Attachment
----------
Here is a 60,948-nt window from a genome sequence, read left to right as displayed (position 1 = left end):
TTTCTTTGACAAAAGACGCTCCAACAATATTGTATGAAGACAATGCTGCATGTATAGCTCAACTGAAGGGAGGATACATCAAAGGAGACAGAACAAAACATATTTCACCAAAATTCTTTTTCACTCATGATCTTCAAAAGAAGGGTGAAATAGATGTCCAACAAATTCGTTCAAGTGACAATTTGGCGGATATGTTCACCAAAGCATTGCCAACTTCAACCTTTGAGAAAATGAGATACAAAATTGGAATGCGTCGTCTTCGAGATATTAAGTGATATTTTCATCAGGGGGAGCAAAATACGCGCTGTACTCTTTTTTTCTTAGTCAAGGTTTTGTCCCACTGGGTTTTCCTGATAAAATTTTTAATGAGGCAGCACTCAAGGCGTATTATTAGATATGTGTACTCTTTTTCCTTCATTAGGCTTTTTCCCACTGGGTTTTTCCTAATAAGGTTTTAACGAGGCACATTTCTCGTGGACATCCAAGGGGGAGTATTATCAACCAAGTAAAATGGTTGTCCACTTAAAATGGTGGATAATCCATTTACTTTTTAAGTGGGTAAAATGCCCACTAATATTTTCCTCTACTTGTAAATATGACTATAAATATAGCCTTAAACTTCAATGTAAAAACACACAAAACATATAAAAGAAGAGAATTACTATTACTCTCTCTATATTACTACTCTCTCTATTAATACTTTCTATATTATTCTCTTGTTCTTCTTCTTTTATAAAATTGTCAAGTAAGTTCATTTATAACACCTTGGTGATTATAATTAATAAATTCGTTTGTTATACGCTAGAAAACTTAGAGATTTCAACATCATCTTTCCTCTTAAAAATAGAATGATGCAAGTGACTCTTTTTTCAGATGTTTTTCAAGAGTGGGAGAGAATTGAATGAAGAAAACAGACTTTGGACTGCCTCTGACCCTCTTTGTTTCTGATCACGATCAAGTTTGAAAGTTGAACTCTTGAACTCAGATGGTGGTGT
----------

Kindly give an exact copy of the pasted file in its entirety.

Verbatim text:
Here is a 60,948-nt window from a genome sequence, read left to right as displayed (position 1 = left end):
TTTCTTTGACAAAAGACGCTCCAACAATATTGTATGAAGACAATGCTGCATGTATAGCTCAACTGAAGGGAGGATACATCAAAGGAGACAGAACAAAACATATTTCACCAAAATTCTTTTTCACTCATGATCTTCAAAAGAAGGGTGAAATAGATGTCCAACAAATTCGTTCAAGTGACAATTTGGCGGATATGTTCACCAAAGCATTGCCAACTTCAACCTTTGAGAAAATGAGATACAAAATTGGAATGCGTCGTCTTCGAGATATTAAGTGATATTTTCATCAGGGGGAGCAAAATACGCGCTGTACTCTTTTTTTCTTAGTCAAGGTTTTGTCCCACTGGGTTTTCCTGATAAAATTTTTAATGAGGCAGCACTCAAGGCGTATTATTAGATATGTGTACTCTTTTTCCTTCATTAGGCTTTTTCCCACTGGGTTTTTCCTAATAAGGTTTTAACGAGGCACATTTCTCGTGGACATCCAAGGGGGAGTATTATCAACCAAGTAAAATGGTTGTCCACTTAAAATGGTGGATAATCCATTTACTTTTTAAGTGGGTAAAATGCCCACTAATATTTTCCTCTACTTGTAAATATGACTATAAATATAGCCTTAAACTTCAATGTAAAAACACACAAAACATATAAAAGAAGAGAATTACTATTACTCTCTCTATATTACTACTCTCTCTATTAATACTTTCTATATTATTCTCTTGTTCTTCTTCTTTTATAAAATTGTCAAGTAAGTTCATTTATAACACCTTGGTGATTATAATTAATAAATTCGTTTGTTATACGCTAGAAAACTTAGAGATTTCAACATCATCTTTCCTCTTAAAAATAGAATGATGCAAGTGACTCTTTTTTCAGATGTTTTTCAAGAGTGGGAGAGAATTGAATGAAGAAAACAGACTTTGGACTGCCTCTGACCCTCTTTGTTTCTGATCACGATCAAGTTTGAAAGTTGAACTCTTGAACTCAGATGGTGGTGT